This is my final response to Joe Raines (Public Forum, Dec. 24). He doesn't seem to get it. If I am living in the past, at least I am learning from it. Raines apparently has no concept of what the future holds for his children or grandchildren. He seems to be caught up in the now, not learning from the past nor looking forward to the future. If he would check with his local Chamber of Commerce, he would find that every dollar spent locally is circulated locally an average of 11 times.
We need more senators like former senator William Proxmire (D-Wis.). Proxmire, who died in December, was a foe of frivolous government spending. He looked for wasteful spending of taxpayers' money for his "Golden Fleece Awards." He gave an award to the National Science Foundation for spending $84,000 to determine why people fall in love. This was more appropriate for "poets and mystics, to Irving Berlin, to thousands of high school and college bull sessions, Dear Abby, Ann Landers..." Imagine what Proxmire would have said about Rep.
I've been trying for several days now to get upset about the National Security Agency's eavesdropping program. No, wait, make that President George W. Bush's illegal, warrantless, domestic spying scandal. That sounds more darkly nefarious, more richly conspiratorial and, most important, more impeachable. But is it true? Is Bush spying illegally on Americans? As usual, it depends on whose head is talking and how one spins the yarn. "The president has authorized a domestic spying program without court approval" sounds like Big Brother is breathing down all our necks.
Duininck Brothers' request for a permit renewal and the Minnesota Department of Natural Resources' objection revives old memories. After Duininck, Hodgeman, Rupp, Mathewitz and other road builders completed quarrying in a family quarry site, it was "reclaimed": pushed in; trees, ponds, berms, everything. Local deer and partridge hunters and dirt bike riders lamented, "Why?" The answer was short. Ask the DNR. Duininck Brothers isn't the problem.
ST. PAUL - Welcome to 2006, a year that promises to be very politically active. It seems that the year started months ago. The 2006 campaigns began when U.S. Rep. Mark Kennedy announced on Feb. 11 that he would run for the U.S. Senate seat Mark Dayton is vacating. That set off a series of announcements, not only for Dayton's job, but also for governor. By year's end, most candidates running for major office already had made formal announcements. The big exception was Gov. Tim Pawlenty, but he has left no doubt he is running again.
MIDDLETOWN, R.I. -- Boy, are we angry about politics these days. And that's true on all sides. This is a testament to our freedom and it's exhilarating in its way, but it's not always pretty. It's the time to give thanks to the thousands of people who have written their passionate responses to columns over the year. Critics, bless them all, are good for your sense of humility. I learned from a reader from Boulder, Colo., that my "hypocrisy is disgusting," while another reader couldn't "help but wonder which elementary school Mr.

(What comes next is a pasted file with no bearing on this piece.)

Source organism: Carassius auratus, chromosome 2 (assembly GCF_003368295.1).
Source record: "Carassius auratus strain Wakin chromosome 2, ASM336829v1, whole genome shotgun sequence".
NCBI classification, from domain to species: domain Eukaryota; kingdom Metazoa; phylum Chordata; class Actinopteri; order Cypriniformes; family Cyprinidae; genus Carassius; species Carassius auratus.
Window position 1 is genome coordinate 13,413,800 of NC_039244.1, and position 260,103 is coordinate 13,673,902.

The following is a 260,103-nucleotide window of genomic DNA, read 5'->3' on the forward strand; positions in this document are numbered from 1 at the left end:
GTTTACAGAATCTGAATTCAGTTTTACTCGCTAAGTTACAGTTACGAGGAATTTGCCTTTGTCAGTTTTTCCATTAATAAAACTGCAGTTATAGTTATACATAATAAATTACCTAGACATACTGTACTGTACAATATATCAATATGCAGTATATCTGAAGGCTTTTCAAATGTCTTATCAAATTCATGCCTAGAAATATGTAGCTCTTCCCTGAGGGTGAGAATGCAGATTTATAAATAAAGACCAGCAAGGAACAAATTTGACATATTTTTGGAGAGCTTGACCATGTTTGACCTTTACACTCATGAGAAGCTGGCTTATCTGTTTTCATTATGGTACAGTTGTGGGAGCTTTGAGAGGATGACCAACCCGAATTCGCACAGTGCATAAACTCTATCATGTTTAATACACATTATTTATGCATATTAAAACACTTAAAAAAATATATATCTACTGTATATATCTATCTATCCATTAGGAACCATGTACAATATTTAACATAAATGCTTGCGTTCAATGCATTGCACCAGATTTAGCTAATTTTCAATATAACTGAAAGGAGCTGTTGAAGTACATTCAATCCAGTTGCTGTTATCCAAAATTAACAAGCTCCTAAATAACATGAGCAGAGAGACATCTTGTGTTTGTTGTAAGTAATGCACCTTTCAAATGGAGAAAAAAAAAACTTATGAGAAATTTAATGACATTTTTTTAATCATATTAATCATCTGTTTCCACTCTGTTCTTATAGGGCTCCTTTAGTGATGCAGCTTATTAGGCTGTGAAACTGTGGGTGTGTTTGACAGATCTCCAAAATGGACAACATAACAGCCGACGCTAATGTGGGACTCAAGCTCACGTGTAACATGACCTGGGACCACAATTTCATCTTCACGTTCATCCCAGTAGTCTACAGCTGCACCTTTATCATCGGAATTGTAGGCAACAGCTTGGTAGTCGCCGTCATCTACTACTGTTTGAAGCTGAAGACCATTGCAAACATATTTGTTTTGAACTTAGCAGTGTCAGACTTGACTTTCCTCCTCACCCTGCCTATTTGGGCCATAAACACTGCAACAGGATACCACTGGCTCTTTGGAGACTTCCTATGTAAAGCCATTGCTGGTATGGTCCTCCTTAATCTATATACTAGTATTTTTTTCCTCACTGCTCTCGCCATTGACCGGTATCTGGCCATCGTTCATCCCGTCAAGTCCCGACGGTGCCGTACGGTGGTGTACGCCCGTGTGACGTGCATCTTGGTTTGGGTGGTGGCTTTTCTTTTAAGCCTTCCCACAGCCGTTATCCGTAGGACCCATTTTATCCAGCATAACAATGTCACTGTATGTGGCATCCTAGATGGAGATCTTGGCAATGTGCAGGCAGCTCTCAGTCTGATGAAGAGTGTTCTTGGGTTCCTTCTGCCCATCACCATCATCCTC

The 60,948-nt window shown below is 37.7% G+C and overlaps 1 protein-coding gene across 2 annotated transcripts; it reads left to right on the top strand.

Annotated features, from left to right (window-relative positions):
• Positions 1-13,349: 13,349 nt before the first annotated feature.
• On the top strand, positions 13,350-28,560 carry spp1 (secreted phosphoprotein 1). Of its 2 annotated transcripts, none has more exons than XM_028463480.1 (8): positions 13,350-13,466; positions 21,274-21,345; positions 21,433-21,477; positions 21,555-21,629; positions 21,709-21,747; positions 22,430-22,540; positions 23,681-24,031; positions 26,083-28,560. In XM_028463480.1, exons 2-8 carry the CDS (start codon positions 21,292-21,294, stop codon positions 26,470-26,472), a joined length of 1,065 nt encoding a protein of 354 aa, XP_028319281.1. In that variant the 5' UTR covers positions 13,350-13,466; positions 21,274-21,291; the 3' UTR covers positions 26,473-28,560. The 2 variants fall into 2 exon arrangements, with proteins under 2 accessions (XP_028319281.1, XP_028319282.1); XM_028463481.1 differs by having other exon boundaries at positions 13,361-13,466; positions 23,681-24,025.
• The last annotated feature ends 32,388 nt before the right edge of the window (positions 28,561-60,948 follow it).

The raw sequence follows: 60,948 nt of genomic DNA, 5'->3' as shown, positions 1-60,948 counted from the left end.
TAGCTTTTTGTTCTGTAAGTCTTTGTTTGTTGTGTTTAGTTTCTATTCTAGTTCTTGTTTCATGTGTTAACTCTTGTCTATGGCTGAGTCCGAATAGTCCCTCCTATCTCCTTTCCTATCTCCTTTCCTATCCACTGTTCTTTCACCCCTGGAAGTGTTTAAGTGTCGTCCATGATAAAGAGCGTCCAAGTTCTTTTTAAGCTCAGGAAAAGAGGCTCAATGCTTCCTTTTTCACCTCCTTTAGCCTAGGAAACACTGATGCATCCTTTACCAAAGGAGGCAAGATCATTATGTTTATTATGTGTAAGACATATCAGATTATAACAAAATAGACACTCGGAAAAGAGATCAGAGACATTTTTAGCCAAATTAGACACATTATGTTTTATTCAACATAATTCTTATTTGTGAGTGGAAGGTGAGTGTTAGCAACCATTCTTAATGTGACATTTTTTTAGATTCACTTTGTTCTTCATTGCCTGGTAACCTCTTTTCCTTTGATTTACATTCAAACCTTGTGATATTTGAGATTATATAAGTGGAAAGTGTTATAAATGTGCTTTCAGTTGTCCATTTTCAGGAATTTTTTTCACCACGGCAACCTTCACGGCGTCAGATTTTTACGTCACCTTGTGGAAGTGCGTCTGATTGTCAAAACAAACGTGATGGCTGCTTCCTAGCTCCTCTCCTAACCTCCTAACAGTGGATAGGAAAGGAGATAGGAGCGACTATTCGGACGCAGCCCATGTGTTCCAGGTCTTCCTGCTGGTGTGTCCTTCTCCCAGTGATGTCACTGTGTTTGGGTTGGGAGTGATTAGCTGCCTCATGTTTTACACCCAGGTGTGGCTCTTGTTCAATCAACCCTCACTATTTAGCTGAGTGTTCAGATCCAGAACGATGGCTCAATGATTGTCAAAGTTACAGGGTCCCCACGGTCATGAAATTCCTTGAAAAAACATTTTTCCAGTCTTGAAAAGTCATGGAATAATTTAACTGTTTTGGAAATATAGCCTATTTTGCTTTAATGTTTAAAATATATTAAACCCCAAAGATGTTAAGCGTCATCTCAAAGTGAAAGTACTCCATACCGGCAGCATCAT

2006 makes the ninth year in a row the federal minimum wage has been stuck at $5.15 an hour. It's bad economics, it's bad policy, it's stupid, it's unfair, and it's high damn time to do something about it. It is also, as Sen. Edward Kennedy says, a moral issue. The Democrats have a new strategy that may finally get the Republicans off the pot. They're working to get a minimum wage increase on state ballots, including Ohio, Michigan, Arizona, Colorado, Nevada, Arkansas and Montana.
2006 makes the ninth year in a row the federal minimum wage has been stuck at $5.15 an hour. It's bad economics, it's bad policy, it's stupid, it's unfair, and it's high damn time to do something about it. It is also, as Sen. Edward Kennedy says, a moral issue. The Democrats have a new strat egy that may finally get the Repub licans off the pot. They're working to get a minimum wage increase on state ballots, including Ohio, Michigan, Arizona, Colorado, Nevada, Arkansas and Montana.
The year of 2005 was certainly one to remember. It was a year of tragedy as well as success for west central Minnesota and Willmar. This year the war in Iraq struck close to home as the region mourned the deaths of three National Guard soldiers in February. The three -- Sgt. Jesse Lhotka, 24, an Appleton native, 1st Lt. Jason Timmerman, 25, of tracy, and Staff Sgt. David Day, 25, of Morris -- were killed by a roadside bomb on Feb. 21 in Baghdad. Sgt.
SAN DIEGO -- When battling terrorists, President Bush likes to talk in terms of good versus evil. What a coincidence. That's the same choice that confronts Republicans as they confront immigration reform. In the "good" camp, you'll find those Republicans who aren't afraid to condemn immigrant-bashing.